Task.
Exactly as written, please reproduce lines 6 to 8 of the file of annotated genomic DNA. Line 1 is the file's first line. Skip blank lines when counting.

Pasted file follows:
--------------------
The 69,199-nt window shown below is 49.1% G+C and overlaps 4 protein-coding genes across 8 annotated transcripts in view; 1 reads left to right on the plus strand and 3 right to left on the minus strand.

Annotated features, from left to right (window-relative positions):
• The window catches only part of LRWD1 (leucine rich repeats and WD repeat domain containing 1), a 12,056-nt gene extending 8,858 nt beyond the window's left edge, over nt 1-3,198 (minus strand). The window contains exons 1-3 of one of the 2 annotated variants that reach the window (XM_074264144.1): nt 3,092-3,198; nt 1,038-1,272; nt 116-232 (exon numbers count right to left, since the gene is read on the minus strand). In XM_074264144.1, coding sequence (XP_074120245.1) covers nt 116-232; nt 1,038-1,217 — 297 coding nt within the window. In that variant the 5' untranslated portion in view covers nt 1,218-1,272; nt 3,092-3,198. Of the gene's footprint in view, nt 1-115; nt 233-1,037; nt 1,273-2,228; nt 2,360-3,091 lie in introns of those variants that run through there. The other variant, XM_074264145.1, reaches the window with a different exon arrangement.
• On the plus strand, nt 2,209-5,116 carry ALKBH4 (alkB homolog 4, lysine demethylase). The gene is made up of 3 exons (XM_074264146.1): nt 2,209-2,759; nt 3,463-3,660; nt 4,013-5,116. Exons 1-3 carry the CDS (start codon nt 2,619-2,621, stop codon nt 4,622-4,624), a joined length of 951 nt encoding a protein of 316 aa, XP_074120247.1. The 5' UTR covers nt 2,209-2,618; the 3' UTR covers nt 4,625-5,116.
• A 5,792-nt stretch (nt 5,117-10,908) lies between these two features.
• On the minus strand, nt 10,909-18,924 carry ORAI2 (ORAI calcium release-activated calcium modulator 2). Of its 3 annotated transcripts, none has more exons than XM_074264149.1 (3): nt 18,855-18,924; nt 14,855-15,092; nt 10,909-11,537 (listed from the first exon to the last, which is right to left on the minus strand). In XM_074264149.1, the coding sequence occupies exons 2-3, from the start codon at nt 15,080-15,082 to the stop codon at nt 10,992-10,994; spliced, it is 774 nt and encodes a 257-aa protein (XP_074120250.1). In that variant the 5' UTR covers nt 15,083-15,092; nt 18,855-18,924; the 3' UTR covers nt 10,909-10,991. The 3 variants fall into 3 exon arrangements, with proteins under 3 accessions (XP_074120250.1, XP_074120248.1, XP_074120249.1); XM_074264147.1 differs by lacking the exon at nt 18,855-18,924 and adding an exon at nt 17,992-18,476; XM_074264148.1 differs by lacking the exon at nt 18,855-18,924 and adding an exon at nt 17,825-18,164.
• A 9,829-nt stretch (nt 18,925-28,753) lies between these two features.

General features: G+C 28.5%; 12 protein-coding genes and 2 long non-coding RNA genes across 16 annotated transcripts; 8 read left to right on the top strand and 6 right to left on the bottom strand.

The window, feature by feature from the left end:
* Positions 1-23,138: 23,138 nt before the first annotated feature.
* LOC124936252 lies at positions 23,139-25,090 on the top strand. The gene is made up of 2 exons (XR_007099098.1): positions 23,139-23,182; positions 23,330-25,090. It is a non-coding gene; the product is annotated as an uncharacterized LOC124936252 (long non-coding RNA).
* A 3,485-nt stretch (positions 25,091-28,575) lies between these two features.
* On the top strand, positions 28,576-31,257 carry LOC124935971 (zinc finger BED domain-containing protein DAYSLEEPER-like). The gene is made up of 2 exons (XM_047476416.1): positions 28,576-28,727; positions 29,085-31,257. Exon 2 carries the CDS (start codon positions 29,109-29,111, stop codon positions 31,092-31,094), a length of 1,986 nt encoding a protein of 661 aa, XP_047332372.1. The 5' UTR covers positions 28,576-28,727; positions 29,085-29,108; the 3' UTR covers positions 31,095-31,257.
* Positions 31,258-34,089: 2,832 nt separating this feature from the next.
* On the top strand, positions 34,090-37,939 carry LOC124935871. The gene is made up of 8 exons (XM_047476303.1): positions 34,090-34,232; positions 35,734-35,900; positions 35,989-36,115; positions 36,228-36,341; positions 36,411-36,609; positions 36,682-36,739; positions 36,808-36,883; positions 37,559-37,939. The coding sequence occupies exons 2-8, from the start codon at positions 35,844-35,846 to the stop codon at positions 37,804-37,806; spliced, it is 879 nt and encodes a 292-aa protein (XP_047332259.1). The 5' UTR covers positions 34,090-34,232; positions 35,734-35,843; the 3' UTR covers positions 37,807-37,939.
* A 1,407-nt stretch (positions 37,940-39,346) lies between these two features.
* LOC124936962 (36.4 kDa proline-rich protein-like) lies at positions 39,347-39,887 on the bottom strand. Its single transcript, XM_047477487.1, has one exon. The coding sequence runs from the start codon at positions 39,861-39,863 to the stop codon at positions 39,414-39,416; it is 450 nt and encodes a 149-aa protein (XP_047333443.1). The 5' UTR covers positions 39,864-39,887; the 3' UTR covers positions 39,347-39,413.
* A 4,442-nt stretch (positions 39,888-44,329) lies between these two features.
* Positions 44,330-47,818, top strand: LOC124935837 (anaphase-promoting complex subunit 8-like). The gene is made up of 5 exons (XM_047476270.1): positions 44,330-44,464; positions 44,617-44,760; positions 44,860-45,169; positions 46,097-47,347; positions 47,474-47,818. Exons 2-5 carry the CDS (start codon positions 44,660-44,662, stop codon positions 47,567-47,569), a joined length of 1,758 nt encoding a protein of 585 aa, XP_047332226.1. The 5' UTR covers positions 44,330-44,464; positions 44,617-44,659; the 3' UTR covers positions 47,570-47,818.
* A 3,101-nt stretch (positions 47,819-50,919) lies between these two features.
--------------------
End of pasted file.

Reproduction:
• On the minus strand, nt 10,909-18,924 carry ORAI2 (ORAI calcium release-activated calcium modulator 2). Of its 3 annotated transcripts, none has more exons than XM_074264149.1 (3): nt 18,855-18,924; nt 14,855-15,092; nt 10,909-11,537 (listed from the first exon to the last, which is right to left on the minus strand). In XM_074264149.1, the coding sequence occupies exons 2-3, from the start codon at nt 15,080-15,082 to the stop codon at nt 10,992-10,994; spliced, it is 774 nt and encodes a 257-aa protein (XP_074120250.1). In that variant the 5' UTR covers nt 15,083-15,092; nt 18,855-18,924; the 3' UTR covers nt 10,909-10,991. The 3 variants fall into 3 exon arrangements, with proteins under 3 accessions (XP_074120250.1, XP_074120248.1, XP_074120249.1); XM_074264147.1 differs by lacking the exon at nt 18,855-18,924 and adding an exon at nt 17,992-18,476; XM_074264148.1 differs by lacking the exon at nt 18,855-18,924 and adding an exon at nt 17,825-18,164.
• A 9,829-nt stretch (nt 18,925-28,753) lies between these two features.

General features: G+C 28.5%; 12 protein-coding genes and 2 long non-coding RNA genes across 16 annotated transcripts; 8 read left to right on the top strand and 6 right to left on the bottom strand.